Some proposed reforms include paying signature gatherers by the hour, rather than by the signature (to reduce incentives for fraud) and increasing transparency by requiring major financial backers of initiatives to be disclosed to potential signatories. Other proposals include having a "cooling-off" period after an initiative qualifies, in which the legislature can make the initiative unnecessary by passing legislation acceptable to the initiative's sponsors. It has also been proposed that proxy voting be combined with initiative and referendum to form a hybrid of direct democracy and representative democracy.
Healthy Democracy, and a similar organization in Washington State, proposed a Citizens' Initiative Review process. This brings together a representative cross-section of voters as a citizens' jury to question and hear from advocates and experts regarding a ballot measure; then deliberate and reflect together to come up with statements that support and/or oppose the measure. The state would organize such a review of each ballot measure, and include the panelists' statements in the voters' pamphlet. Since 2009, Healthy Democracy has led efforts to develop and refine the Citizens' Initiative Review process for use by Oregon voters .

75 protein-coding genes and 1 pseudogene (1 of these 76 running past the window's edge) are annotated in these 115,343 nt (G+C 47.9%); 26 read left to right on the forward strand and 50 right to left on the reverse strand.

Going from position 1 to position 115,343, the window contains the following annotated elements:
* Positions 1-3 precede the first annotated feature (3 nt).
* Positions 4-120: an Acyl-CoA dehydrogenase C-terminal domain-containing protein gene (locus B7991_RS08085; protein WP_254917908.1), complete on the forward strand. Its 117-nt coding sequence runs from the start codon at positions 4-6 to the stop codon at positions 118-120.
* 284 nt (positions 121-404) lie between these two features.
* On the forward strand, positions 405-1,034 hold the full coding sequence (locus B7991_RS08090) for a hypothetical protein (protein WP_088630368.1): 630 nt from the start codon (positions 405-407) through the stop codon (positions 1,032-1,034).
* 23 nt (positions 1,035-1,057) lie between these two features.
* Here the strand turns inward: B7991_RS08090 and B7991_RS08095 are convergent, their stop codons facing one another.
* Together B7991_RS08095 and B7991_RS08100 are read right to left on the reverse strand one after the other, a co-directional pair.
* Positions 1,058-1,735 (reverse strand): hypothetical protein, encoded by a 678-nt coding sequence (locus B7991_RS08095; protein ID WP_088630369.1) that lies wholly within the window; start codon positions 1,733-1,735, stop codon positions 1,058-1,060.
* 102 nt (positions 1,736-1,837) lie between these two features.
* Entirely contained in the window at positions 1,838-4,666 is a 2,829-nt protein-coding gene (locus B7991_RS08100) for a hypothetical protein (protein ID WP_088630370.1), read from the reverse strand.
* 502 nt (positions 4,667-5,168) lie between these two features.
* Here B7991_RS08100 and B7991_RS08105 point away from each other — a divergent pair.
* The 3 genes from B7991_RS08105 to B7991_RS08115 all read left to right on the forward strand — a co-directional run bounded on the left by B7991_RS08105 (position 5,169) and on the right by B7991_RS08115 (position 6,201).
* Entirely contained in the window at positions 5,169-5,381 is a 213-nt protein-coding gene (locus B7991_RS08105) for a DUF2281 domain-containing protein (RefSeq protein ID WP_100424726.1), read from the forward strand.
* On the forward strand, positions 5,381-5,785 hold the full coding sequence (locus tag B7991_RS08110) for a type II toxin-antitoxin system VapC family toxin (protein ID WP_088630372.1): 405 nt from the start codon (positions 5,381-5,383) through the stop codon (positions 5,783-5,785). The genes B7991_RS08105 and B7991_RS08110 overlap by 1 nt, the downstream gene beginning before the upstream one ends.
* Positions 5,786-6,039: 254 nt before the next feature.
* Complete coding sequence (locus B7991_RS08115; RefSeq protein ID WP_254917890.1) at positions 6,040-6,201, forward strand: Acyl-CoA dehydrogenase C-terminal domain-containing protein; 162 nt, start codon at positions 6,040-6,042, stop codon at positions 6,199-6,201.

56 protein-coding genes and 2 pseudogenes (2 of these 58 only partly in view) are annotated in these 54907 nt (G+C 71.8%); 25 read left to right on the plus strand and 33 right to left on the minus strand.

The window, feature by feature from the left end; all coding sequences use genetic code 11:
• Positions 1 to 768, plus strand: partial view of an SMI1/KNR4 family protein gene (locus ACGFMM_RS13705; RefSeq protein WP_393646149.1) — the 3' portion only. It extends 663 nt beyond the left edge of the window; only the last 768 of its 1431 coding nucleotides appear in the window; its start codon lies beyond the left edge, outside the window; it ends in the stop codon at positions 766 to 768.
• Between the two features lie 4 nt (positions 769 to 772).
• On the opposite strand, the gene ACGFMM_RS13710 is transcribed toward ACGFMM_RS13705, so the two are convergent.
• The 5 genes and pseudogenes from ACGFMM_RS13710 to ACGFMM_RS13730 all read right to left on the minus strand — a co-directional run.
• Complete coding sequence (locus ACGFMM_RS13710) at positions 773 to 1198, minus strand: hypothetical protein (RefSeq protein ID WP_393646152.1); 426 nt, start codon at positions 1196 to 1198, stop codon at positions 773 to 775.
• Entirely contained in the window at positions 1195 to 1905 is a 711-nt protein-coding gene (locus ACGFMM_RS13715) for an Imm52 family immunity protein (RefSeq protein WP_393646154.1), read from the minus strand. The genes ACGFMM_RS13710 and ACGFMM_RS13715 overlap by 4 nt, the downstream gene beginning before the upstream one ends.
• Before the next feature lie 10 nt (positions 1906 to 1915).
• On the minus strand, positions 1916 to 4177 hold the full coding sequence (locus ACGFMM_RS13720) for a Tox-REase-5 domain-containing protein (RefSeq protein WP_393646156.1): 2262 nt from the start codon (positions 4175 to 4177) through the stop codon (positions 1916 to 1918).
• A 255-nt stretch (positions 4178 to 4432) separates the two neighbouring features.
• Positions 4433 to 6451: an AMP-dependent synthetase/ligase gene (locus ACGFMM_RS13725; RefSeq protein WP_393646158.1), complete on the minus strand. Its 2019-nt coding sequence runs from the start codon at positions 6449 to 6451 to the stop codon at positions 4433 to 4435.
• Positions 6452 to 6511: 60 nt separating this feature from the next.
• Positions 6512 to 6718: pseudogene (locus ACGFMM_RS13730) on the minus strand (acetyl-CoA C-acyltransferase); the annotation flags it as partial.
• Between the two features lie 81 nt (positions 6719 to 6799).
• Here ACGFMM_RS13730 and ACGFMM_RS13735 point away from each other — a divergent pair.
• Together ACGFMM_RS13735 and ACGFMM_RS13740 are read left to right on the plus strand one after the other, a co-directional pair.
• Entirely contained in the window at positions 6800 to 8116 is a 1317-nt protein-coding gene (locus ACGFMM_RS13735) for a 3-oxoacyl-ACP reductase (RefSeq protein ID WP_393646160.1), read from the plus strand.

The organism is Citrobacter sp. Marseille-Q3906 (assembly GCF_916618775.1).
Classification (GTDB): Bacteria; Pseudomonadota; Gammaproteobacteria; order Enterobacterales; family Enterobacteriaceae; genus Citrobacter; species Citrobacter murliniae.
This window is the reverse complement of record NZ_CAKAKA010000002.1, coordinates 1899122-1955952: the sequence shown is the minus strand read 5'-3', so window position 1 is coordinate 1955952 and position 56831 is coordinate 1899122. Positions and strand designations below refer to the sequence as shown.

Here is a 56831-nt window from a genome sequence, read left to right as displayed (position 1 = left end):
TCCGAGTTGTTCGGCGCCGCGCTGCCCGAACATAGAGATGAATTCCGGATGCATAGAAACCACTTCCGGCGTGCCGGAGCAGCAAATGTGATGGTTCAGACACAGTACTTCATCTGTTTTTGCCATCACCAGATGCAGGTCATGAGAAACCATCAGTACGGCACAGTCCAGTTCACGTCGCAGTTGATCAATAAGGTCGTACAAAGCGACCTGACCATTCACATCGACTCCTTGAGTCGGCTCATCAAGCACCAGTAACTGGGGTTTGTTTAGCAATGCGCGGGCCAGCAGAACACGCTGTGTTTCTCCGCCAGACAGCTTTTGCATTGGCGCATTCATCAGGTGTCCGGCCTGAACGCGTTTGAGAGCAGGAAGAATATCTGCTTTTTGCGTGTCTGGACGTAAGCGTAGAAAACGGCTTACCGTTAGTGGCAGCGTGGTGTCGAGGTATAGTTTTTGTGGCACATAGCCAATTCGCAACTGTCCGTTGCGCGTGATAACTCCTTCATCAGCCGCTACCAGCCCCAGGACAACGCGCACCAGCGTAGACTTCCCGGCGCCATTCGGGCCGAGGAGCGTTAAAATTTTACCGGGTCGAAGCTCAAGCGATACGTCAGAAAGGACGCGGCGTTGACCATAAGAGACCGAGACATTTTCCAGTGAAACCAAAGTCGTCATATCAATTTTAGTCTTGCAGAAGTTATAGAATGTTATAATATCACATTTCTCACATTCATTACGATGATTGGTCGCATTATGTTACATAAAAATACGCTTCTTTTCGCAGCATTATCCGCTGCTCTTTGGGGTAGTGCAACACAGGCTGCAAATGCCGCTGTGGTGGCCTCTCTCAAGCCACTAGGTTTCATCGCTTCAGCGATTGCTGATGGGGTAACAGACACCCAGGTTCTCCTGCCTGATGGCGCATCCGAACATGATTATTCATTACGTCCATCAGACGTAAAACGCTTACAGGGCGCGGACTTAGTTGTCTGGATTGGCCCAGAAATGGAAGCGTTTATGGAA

In 2011, the Oregon Legislature approved House Bill 2634, legislation making the Citizens' Initiative Review a permanent part of Oregon elections. This marked the first time a legislature has made voter deliberation a formalized part of the election process. The CIR is a benchmark in the initiative reform and public engagement fields.
Each state has individual requirements to qualify initiatives for the ballot. Generally, all 24 states and the District of Columbia follow steps similar to: